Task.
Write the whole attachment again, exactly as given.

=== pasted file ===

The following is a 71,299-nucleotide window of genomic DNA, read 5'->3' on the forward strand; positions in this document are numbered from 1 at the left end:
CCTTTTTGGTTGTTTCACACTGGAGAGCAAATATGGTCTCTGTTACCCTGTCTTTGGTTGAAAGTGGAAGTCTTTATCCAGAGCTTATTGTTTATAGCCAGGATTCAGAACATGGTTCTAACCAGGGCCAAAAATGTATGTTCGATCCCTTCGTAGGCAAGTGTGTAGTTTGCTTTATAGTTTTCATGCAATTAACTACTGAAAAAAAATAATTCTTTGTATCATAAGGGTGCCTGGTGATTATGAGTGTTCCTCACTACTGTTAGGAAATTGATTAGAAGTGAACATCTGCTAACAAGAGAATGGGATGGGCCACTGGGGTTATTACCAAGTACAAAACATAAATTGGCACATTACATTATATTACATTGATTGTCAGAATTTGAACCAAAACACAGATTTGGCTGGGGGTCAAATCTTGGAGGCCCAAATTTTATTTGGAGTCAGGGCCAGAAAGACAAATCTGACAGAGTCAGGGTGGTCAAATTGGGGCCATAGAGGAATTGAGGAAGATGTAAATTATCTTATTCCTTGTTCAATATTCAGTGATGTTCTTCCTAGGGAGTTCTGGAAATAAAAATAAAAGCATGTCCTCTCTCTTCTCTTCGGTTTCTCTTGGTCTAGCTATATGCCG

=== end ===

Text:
The following is a 71,299-nucleotide window of genomic DNA, read 5'->3' on the forward strand; positions in this document are numbered from 1 at the left end:
CCTTTTTGGTTGTTTCACACTGGAGAGCAAATATGGTCTCTGTTACCCTGTCTTTGGTTGAAAGTGGAAGTCTTTATCCAGAGCTTATTGTTTATAGCCAGGATTCAGAACATGGTTCTAACCAGGGCCAAAAATGTATGTTCGATCCCTTCGTAGGCAAGTGTGTAGTTTGCTTTATAGTTTTCATGCAATTAACTACTGAAAAAAAATAATTCTTTGTATCATAAGGGTGCCTGGTGATTATGAGTGTTCCTCACTACTGTTAGGAAATTGATTAGAAGTGAACATCTGCTAACAAGAGAATGGGATGGGCCACTGGGGTTATTACCAAGTACAAAACATAAATTGGCACATTACATTATATTACATTGATTGTCAGAATTTGAACCAAAACACAGATTTGGCTGGGGGTCAAATCTTGGAGGCCCAAATTTTATTTGGAGTCAGGGCCAGAAAGACAAATCTGACAGAGTCAGGGTGGTCAAATTGGGGCCATAGAGGAATTGAGGAAGATGTAAATTATCTTATTCCTTGTTCAATATTCAGTGATGTTCTTCCTAGGGAGTTCTGGAAATAAAAATAAAAGCATGTCCTCTCTCTTCTCTTCGGTTTCTCTTGGTCTAGCTATATGCCG